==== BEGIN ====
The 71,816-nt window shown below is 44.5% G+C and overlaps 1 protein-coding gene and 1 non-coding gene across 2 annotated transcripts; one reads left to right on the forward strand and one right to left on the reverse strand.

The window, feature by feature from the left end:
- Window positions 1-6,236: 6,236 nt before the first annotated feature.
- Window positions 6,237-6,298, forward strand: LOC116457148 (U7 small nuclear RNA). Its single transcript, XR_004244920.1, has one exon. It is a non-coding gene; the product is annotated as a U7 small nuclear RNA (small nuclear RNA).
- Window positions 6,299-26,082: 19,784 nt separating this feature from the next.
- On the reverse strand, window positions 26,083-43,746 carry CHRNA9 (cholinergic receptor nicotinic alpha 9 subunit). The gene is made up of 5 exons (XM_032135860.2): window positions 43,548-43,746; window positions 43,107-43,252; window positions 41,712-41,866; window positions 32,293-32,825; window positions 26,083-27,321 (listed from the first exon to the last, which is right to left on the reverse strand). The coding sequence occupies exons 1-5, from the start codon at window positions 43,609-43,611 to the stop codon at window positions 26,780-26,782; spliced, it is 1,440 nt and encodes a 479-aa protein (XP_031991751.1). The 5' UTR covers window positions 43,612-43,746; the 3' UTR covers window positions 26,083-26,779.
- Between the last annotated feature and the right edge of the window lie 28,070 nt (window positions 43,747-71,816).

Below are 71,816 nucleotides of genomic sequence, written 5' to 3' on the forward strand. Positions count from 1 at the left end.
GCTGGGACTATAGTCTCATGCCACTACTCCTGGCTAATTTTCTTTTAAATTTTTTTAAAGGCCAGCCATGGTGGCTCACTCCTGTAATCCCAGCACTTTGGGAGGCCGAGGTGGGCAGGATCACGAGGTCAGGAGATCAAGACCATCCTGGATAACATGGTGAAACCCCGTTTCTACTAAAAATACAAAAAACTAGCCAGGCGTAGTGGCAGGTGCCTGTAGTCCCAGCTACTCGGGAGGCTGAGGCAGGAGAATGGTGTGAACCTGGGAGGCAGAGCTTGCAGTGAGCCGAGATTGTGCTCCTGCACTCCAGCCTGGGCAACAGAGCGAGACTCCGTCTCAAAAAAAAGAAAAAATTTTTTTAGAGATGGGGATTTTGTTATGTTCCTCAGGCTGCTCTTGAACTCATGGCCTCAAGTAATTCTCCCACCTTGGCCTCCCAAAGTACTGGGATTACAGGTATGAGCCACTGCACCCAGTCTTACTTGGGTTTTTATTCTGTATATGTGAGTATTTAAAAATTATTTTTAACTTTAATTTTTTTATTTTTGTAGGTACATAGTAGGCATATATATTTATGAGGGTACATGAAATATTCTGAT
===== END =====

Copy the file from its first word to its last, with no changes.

The 71,816-nt window shown below is 44.5% G+C and overlaps 1 protein-coding gene and 1 non-coding gene across 2 annotated transcripts; one reads left to right on the forward strand and one right to left on the reverse strand.

The window, feature by feature from the left end:
- Window positions 1-6,236: 6,236 nt before the first annotated feature.
- Window positions 6,237-6,298, forward strand: LOC116457148 (U7 small nuclear RNA). Its single transcript, XR_004244920.1, has one exon. It is a non-coding gene; the product is annotated as a U7 small nuclear RNA (small nuclear RNA).
- Window positions 6,299-26,082: 19,784 nt separating this feature from the next.
- On the reverse strand, window positions 26,083-43,746 carry CHRNA9 (cholinergic receptor nicotinic alpha 9 subunit). The gene is made up of 5 exons (XM_032135860.2): window positions 43,548-43,746; window positions 43,107-43,252; window positions 41,712-41,866; window positions 32,293-32,825; window positions 26,083-27,321 (listed from the first exon to the last, which is right to left on the reverse strand). The coding sequence occupies exons 1-5, from the start codon at window positions 43,609-43,611 to the stop codon at window positions 26,780-26,782; spliced, it is 1,440 nt and encodes a 479-aa protein (XP_031991751.1). The 5' UTR covers window positions 43,612-43,746; the 3' UTR covers window positions 26,083-26,779.
- Between the last annotated feature and the right edge of the window lie 28,070 nt (window positions 43,747-71,816).

Below are 71,816 nucleotides of genomic sequence, written 5' to 3' on the forward strand. Positions count from 1 at the left end.
GCTGGGACTATAGTCTCATGCCACTACTCCTGGCTAATTTTCTTTTAAATTTTTTTAAAGGCCAGCCATGGTGGCTCACTCCTGTAATCCCAGCACTTTGGGAGGCCGAGGTGGGCAGGATCACGAGGTCAGGAGATCAAGACCATCCTGGATAACATGGTGAAACCCCGTTTCTACTAAAAATACAAAAAACTAGCCAGGCGTAGTGGCAGGTGCCTGTAGTCCCAGCTACTCGGGAGGCTGAGGCAGGAGAATGGTGTGAACCTGGGAGGCAGAGCTTGCAGTGAGCCGAGATTGTGCTCCTGCACTCCAGCCTGGGCAACAGAGCGAGACTCCGTCTCAAAAAAAAGAAAAAATTTTTTTAGAGATGGGGATTTTGTTATGTTCCTCAGGCTGCTCTTGAACTCATGGCCTCAAGTAATTCTCCCACCTTGGCCTCCCAAAGTACTGGGATTACAGGTATGAGCCACTGCACCCAGTCTTACTTGGGTTTTTATTCTGTATATGTGAGTATTTAAAAATTATTTTTAACTTTAATTTTTTTATTTTTGTAGGTACATAGTAGGCATATATATTTATGAGGGTACATGAAATATTCTGAT